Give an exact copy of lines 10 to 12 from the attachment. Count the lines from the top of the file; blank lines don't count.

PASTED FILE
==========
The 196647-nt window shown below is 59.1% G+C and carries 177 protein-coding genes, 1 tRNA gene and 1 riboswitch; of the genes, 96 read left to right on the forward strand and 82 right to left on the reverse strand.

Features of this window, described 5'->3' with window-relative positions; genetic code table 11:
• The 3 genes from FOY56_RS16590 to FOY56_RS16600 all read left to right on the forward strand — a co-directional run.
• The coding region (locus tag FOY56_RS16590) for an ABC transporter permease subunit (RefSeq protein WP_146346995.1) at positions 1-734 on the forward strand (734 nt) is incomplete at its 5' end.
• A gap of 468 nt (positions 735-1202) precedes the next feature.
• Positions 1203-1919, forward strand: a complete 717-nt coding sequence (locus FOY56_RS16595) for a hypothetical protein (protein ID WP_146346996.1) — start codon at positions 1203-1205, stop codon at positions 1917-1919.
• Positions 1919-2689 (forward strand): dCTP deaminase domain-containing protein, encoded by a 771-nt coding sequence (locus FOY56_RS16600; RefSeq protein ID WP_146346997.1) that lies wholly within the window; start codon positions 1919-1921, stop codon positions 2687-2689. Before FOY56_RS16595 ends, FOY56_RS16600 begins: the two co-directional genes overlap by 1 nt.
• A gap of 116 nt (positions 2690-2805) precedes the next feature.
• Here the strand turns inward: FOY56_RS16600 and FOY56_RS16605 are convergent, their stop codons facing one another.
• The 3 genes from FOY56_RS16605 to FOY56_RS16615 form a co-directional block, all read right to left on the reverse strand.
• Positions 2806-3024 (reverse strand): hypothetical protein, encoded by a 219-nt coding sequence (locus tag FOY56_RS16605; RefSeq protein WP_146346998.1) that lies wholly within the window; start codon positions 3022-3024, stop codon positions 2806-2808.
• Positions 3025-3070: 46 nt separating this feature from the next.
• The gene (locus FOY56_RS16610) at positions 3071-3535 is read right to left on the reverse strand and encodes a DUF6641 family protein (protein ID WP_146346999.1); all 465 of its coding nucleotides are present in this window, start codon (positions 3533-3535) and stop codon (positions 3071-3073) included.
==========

• The 3 genes from FOY56_RS16605 to FOY56_RS16615 form a co-directional block, all read right to left on the reverse strand.
• Positions 2806-3024 (reverse strand): hypothetical protein, encoded by a 219-nt coding sequence (locus tag FOY56_RS16605; RefSeq protein WP_146346998.1) that lies wholly within the window; start codon positions 3022-3024, stop codon positions 2806-2808.
• Positions 3025-3070: 46 nt separating this feature from the next.